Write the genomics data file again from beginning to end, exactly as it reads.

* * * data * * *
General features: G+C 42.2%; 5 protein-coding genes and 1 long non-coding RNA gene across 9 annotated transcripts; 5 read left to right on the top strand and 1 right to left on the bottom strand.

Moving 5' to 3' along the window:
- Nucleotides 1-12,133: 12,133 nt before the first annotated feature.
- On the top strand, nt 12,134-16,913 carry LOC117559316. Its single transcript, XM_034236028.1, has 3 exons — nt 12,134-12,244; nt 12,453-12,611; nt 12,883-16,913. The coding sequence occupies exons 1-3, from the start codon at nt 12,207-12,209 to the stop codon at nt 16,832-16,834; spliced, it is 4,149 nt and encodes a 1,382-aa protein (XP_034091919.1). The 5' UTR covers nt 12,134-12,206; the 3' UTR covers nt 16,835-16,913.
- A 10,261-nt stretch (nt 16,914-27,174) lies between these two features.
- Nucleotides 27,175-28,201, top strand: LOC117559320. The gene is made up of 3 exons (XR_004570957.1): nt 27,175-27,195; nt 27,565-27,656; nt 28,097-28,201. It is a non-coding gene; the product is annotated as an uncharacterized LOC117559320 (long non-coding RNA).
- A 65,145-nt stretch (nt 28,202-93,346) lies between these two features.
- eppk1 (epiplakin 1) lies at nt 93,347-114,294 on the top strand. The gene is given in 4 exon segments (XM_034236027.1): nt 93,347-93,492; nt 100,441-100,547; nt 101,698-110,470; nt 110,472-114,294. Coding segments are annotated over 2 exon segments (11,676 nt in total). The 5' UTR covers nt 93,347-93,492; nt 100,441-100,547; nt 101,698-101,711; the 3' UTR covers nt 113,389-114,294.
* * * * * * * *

General features: G+C 42.2%; 5 protein-coding genes and 1 long non-coding RNA gene across 9 annotated transcripts; 5 read left to right on the top strand and 1 right to left on the bottom strand.

Moving 5' to 3' along the window:
- Nucleotides 1-12,133: 12,133 nt before the first annotated feature.
- On the top strand, nt 12,134-16,913 carry LOC117559316. Its single transcript, XM_034236028.1, has 3 exons — nt 12,134-12,244; nt 12,453-12,611; nt 12,883-16,913. The coding sequence occupies exons 1-3, from the start codon at nt 12,207-12,209 to the stop codon at nt 16,832-16,834; spliced, it is 4,149 nt and encodes a 1,382-aa protein (XP_034091919.1). The 5' UTR covers nt 12,134-12,206; the 3' UTR covers nt 16,835-16,913.
- A 10,261-nt stretch (nt 16,914-27,174) lies between these two features.
- Nucleotides 27,175-28,201, top strand: LOC117559320. The gene is made up of 3 exons (XR_004570957.1): nt 27,175-27,195; nt 27,565-27,656; nt 28,097-28,201. It is a non-coding gene; the product is annotated as an uncharacterized LOC117559320 (long non-coding RNA).
- A 65,145-nt stretch (nt 28,202-93,346) lies between these two features.
- eppk1 (epiplakin 1) lies at nt 93,347-114,294 on the top strand. The gene is given in 4 exon segments (XM_034236027.1): nt 93,347-93,492; nt 100,441-100,547; nt 101,698-110,470; nt 110,472-114,294. Coding segments are annotated over 2 exon segments (11,676 nt in total). The 5' UTR covers nt 93,347-93,492; nt 100,441-100,547; nt 101,698-101,711; the 3' UTR covers nt 113,389-114,294.